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Old November 6th 05, 02:36 PM
Andy Dingley
 
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Default DIY Sawdust pelletising presses

Anyone have experience of bulk sawdust disposal? I'm looking into the
possibility of a pelletising press as a way of turning useless sawdust
into a storable and possibly saleable pellet fuel. However all the
pellet presses I've seen have been huge and expensive, intended for use
by a pellet-making plant, rather than just intermittently disposing of
waste from a small timberyard.

I also note that meat-packing screw presses are cheap and commonplace
S/H, but sawdust pellet presses are anything but. Anyone heard of a DIY
conversion process ? I'm expecting that hard-facing the screws would be
needed, but a little engineering work is no problem.


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Old November 6th 05, 03:16 PM
Sam
 
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Default DIY Sawdust pelletising presses

I don't know what a pellet press looks like but maybe you can rig
something up with a hydraulic jack and some pipe. Sam

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Old November 6th 05, 07:24 PM
nospambob
 
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Default DIY Sawdust pelletising presses

DAGS for subject on alt.home.repair NG.

On Sun, 06 Nov 2005 14:36:52 +0000, Andy Dingley
wrote:

Anyone have experience of bulk sawdust disposal? I'm looking into the
possibility of a pelletising press as a way of turning useless sawdust
into a storable and possibly saleable pellet fuel. However all the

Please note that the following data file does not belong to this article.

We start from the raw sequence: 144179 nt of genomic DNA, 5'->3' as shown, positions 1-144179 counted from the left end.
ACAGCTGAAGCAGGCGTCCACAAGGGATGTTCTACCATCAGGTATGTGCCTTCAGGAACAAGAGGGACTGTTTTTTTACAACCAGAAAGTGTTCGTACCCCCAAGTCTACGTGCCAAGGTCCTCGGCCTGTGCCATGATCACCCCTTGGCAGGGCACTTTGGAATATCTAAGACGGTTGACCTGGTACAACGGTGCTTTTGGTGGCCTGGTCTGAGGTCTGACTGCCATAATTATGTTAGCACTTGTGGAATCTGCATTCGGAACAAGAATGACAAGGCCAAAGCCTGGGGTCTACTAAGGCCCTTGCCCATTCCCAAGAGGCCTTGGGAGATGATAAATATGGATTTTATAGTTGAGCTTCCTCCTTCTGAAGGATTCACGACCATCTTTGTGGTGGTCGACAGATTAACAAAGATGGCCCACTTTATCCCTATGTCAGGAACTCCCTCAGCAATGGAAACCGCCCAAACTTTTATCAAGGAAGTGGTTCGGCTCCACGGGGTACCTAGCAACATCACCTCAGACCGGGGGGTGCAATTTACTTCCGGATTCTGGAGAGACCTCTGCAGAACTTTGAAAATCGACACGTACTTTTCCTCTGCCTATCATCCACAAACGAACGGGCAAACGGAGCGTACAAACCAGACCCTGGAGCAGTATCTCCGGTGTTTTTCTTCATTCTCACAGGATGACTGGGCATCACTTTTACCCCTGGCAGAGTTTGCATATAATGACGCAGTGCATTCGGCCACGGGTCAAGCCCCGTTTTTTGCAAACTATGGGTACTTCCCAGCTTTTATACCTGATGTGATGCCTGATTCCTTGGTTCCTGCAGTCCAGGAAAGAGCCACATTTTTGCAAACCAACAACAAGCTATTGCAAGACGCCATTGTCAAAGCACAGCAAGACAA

pellet presses I've seen have been huge and expensive, intended for use
by a pellet-making plant, rather than just intermittently disposing of
waste from a small timberyard.

I also note that meat-packing screw presses are cheap and commonplace
S/H, but sawdust pellet presses are anything but. Anyone heard of a DIY
conversion process ? I'm expecting that hard-facing the screws would be
needed, but a little engineering work is no problem.

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Old November 7th 05, 12:18 AM
Robatoy
 
Posts: n/a
Default DIY Sawdust pelletising presses

In article ,
Andy Dingley wrote:

Anyone have experience of bulk sawdust disposal? I'm looking into the
possibility of a pelletising press as a way of turning useless sawdust
into a storable and possibly saleable pellet fuel. However all the
pellet presses I've seen have been huge and expensive, intended for use
by a pellet-making plant, rather than just intermittently disposing of
waste from a small timberyard.

I also note that meat-packing screw presses are cheap and commonplace
S/H, but sawdust pellet presses are anything but. Anyone heard of a DIY
conversion process ? I'm expecting that hard-facing the screws would be
needed, but a little engineering work is no problem.


I found that pressed sawdust logs are invariably mixed with some sort of
binder. I'm trying to understand if it is even possible to get sawdust
to stay together after a shape has been made from it...pellet, log,
whatever.
If one is going to have mix it with a binder, is a lot of pressure even
needed or can it be done passively in say, a muffin tin-like form?
Can some information be gleaned from the folks that make feed pellets?

Just mulling things over..

Is applying 'work' to the making of a pellet of sawdust in the hope of
it yielding energy when burned going to give you a positive yield?
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Old November 7th 05, 12:50 AM
BB
 
Posts: n/a
Default DIY Sawdust pelletising presses


"Robatoy" wrote in message
...
In article ,
Andy Dingley wrote:

SNIP